The long arm of the law may bring some people to justice, but there are many instances in history where the wrong person is sent to jail. For the unlucky ones, they might have already been executed before the court overturns their decision. Others have spent years in prison but were eventually released. Various circumstances could lead to a person being wrongfully convicted and the grief for the accused and the family knows no bounds. Still, for those released, freedom has become more important than vengeance.
Cameron Todd Willingham
Executed in 2004 for arson and the murder of his three daughters. Conviction unsustainable 2009.
In 2004 a fire burnt down Willingham’s house, killing his three daughters in the process. After the tragic loss of his children, Willingham was then arrested on suspicion of arson and the murder of his daughters. The motive: he was tired of taking care of his girls. Evidence including char marks in the form of puddles, multiple ignition points, the speed and heat of the flame as well as 20 other indications pointed to arson for the police. In trial, scientists argued against all the points and other witnesses and acquaintances of Willingham believed that, despite his prior run-ins with the law, he would never purposely kill his children. Willingham was found guilty and was executed in 2004. In 2009 the case was reopened, however, the Governor of Texas mysteriously reappointed four of the nine members of the Forensic Science Commission. Still, court changed the conviction to unsustainable in 2009.
Ellis Wayne Felker
Executed in 1996 for the murder and rape of Evelyn Joy Ludlum. Conviction inconclusive in 2000.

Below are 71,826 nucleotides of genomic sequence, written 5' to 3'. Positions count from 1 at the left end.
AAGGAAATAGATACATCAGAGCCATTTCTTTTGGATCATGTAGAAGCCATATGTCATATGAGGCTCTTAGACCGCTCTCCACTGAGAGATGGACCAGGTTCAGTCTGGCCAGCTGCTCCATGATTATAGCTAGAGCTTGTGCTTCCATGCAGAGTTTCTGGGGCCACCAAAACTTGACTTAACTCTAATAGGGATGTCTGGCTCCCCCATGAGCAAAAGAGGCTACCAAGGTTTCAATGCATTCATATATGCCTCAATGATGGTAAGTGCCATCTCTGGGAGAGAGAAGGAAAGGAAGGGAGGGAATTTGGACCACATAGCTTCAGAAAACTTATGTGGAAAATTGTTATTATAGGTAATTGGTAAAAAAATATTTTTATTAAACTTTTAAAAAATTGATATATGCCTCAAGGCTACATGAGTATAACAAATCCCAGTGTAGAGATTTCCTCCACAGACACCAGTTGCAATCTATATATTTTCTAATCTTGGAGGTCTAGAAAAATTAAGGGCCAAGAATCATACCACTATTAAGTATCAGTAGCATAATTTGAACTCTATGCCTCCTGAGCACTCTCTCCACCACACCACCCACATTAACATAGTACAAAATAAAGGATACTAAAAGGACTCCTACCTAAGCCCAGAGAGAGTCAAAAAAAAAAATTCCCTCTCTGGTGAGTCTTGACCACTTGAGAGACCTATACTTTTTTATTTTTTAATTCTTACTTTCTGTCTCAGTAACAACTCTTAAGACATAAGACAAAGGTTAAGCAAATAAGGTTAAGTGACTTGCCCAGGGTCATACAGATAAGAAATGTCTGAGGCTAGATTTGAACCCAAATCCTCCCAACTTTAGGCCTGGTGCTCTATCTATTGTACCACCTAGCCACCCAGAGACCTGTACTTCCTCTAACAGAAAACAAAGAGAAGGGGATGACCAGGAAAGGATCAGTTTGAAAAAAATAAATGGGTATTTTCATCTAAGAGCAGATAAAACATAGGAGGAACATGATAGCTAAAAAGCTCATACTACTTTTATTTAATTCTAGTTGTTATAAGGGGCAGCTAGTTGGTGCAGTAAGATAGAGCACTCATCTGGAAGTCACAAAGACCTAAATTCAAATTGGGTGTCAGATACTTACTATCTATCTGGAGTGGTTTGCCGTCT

When Ludlum went missing in 1981, police immediately put Felker under surveillance for two weeks to monitor any suspicious behavior. He had been convicted of sodomy in 1977. During that time, they found the body of Ludlum raped and murdered by asphyxiation in a nearby creek. Several days later Felker was brought to court and found guilty. The gathering and offering of information was flawed. Previous autopsy reports found Ludlum to have died five days prior to the discovery of her body, which excluded Felker as a suspect since he was under surveillance at the time. Instead of admitting he could not have killed her, the police had another untrained technician redo the report and note the death as three days prior to the discovery. Felker’s lawyers also discovered withheld evidence during the trial that included DNA samples and a signed confession from another man (though the man was mentally retarded). Despite this, Felker was found guilty and executed in 1996, 15 years after his initial hearing. In 2000, the courts reopened the case for exoneration, and the DNA evidence came up inconclusive. The DNA would not be enough to fully exonerate Felker, but it allowed the case and conviction to be inconclusive.